There are only five more shopping days until Christmas. For mall security directors and local police, that means five more days of hoping upon hope that nothing bad happens.
Suburban malls and urban retail centers overflow with shoppers this time of year-- 50 million people a month-- and most shop with no security problems whatsoever. But the once-rare and random attacks are now on the increase and shopping centers are on guard.
"There is no 100% guarantee that nothing will happen. There is just no way to guarantee that," said Diane Ritchey, editor, Security Magazine.
That is the golden rule of securing shopping malls: It can't be done. And the second commandment seems to be: Don't talk about it.
"There is a balance they have to strike of protecting an image but by and large you don't to put too much out there that you frighten consumers," said Malachy Kavanagh, vice president, International Council of Shopping Centers.
While the primary association of shopping centers spoke to us, not a single mall or management company in Chicagoland contacted by the I-Team would discuss keeping customers safe.
It is a challenging time for U.S. retailers. Last week in a New Jersey mall parking lot, a young lawyer was shot and killed by carjackers. Last month, there was mall chaos and confusion as a gunman opened fire at another New Jersey mall, terrifying thousands before killing himself. Last September, four gunmen took over an overseas mall, killed 72 and escaped. And last year, a mall gunman opened fire on Oregon shoppers, killing two before killing himself.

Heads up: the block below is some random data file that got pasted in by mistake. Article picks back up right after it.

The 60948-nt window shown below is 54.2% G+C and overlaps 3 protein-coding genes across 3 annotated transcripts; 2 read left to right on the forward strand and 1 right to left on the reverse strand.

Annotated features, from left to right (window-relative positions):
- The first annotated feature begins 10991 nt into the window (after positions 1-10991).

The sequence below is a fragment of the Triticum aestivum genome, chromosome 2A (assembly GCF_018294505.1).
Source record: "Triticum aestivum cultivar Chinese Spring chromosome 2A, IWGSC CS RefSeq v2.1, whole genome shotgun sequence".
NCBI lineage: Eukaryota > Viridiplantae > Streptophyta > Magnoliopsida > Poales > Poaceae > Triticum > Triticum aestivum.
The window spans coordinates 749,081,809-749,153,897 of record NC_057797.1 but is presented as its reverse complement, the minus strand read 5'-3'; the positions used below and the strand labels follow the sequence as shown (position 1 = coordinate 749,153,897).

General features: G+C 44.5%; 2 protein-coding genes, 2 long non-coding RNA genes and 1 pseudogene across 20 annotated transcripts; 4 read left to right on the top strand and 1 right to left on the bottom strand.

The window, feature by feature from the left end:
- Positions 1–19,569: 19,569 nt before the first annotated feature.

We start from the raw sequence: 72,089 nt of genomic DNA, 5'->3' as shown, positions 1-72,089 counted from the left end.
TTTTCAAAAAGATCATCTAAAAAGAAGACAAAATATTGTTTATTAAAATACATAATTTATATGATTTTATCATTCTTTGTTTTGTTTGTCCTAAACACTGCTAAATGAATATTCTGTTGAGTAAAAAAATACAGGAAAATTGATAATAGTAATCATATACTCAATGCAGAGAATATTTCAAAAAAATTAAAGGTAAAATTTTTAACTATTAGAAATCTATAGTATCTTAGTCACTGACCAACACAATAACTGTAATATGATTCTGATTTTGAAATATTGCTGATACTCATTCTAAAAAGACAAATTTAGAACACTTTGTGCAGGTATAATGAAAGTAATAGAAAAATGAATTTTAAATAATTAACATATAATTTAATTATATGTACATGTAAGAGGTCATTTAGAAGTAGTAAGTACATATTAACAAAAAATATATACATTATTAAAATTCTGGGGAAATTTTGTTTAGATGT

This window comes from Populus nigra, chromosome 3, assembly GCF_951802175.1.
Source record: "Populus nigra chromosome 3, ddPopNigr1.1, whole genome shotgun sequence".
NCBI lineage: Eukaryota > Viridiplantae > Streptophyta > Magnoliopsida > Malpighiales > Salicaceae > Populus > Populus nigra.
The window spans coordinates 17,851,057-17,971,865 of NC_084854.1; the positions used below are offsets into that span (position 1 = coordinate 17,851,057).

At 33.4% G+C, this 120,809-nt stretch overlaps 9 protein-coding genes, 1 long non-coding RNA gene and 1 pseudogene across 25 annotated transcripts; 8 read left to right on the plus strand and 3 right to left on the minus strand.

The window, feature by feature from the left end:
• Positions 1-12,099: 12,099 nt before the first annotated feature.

"We have to take lessons away from this. Can't just walk away and say what a horrible situation let's not think about it again," said Jeff Chudwin, president, Illinois Tactical Officers Association.
Even though statistics indicate fear is greater than risk, mall operators are investing in high-tech surveillance equipment, better-trained guards and they're partnering with local and federal law enforcement.
The Department of Homeland Security has even teamed up with a property group which owns malls in the Chicago area to promote the "if you see something, say something" campaign.
And, discreetly, late at night, local police agencies are being invited inside malls to run practice drills.
"The police department does drills under a number of different scenarios, working with many different partners. I can't go beyond that," said Wayne Gulliford, chief of bureau patrol, Chicago Police Department.
This is one federally-funded agency providing response and recover training to hundreds of thousands of participants, including police departments in our area.
Another is run by tactical expert Jeff Chudwin training local cops for active shooter situations in shopping malls and other crowded public places. Chudwin says Illinois has its own unique program with combined efforts of many agencies, including the federal government.
"I won't go into specific technology but I will tell you all the technology upgrades are assisting us at some level," said Chudwin.
Better security is intended not to be obvious, from sophisticated surveillance systems featuring facial recognition and cameras that zoom in on license plates. Some systems spot bags left behind, count people entering and exiting, and can even detect dangerous flash mobs forming.
"Often times it takes a major security event to take place for people to spend the money on technology and people and training," said Chudwin. Experts stress that being able to protect yourself begins with having a good idea of what is going on around you.
When you go to any public place, have an idea where the exits are. Trust your instincts. If something doesn't feel right, leave the building and notify security or police.
If you can, run. If you can't, hide. And if you have to, fight back.
Illinois Tactical Officers Association
National Center for Biomedical Research and Training Academy of Counter-Terrorist Education
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